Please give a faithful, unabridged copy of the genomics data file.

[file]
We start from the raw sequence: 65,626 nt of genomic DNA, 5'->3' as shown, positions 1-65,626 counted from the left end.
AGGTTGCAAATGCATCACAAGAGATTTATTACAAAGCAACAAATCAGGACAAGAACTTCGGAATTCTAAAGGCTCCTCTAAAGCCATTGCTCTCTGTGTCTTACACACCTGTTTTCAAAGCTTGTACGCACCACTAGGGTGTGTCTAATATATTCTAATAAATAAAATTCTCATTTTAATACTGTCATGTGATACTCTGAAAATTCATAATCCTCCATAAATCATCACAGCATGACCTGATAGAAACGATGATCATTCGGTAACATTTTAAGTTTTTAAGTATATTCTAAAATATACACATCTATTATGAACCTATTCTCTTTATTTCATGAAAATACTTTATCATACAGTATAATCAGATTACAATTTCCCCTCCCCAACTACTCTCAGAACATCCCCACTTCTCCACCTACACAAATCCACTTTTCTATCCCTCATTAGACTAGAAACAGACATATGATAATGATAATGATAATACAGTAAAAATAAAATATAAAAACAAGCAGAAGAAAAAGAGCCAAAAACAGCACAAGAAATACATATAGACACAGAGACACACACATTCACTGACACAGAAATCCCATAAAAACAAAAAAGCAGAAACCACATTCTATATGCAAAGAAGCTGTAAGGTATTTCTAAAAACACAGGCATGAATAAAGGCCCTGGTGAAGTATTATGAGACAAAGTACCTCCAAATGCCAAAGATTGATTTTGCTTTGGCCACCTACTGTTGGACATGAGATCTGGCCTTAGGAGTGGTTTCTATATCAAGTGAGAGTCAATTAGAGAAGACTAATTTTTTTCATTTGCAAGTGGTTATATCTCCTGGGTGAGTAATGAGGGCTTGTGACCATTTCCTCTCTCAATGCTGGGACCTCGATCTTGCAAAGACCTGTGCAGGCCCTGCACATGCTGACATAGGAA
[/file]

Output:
We start from the raw sequence: 65,626 nt of genomic DNA, 5'->3' as shown, positions 1-65,626 counted from the left end.
AGGTTGCAAATGCATCACAAGAGATTTATTACAAAGCAACAAATCAGGACAAGAACTTCGGAATTCTAAAGGCTCCTCTAAAGCCATTGCTCTCTGTGTCTTACACACCTGTTTTCAAAGCTTGTACGCACCACTAGGGTGTGTCTAATATATTCTAATAAATAAAATTCTCATTTTAATACTGTCATGTGATACTCTGAAAATTCATAATCCTCCATAAATCATCACAGCATGACCTGATAGAAACGATGATCATTCGGTAACATTTTAAGTTTTTAAGTATATTCTAAAATATACACATCTATTATGAACCTATTCTCTTTATTTCATGAAAATACTTTATCATACAGTATAATCAGATTACAATTTCCCCTCCCCAACTACTCTCAGAACATCCCCACTTCTCCACCTACACAAATCCACTTTTCTATCCCTCATTAGACTAGAAACAGACATATGATAATGATAATGATAATACAGTAAAAATAAAATATAAAAACAAGCAGAAGAAAAAGAGCCAAAAACAGCACAAGAAATACATATAGACACAGAGACACACACATTCACTGACACAGAAATCCCATAAAAACAAAAAAGCAGAAACCACATTCTATATGCAAAGAAGCTGTAAGGTATTTCTAAAAACACAGGCATGAATAAAGGCCCTGGTGAAGTATTATGAGACAAAGTACCTCCAAATGCCAAAGATTGATTTTGCTTTGGCCACCTACTGTTGGACATGAGATCTGGCCTTAGGAGTGGTTTCTATATCAAGTGAGAGTCAATTAGAGAAGACTAATTTTTTTCATTTGCAAGTGGTTATATCTCCTGGGTGAGTAATGAGGGCTTGTGACCATTTCCTCTCTCAATGCTGGGACCTCGATCTTGCAAAGACCTGTGCAGGCCCTGCACATGCTGACATAGGAA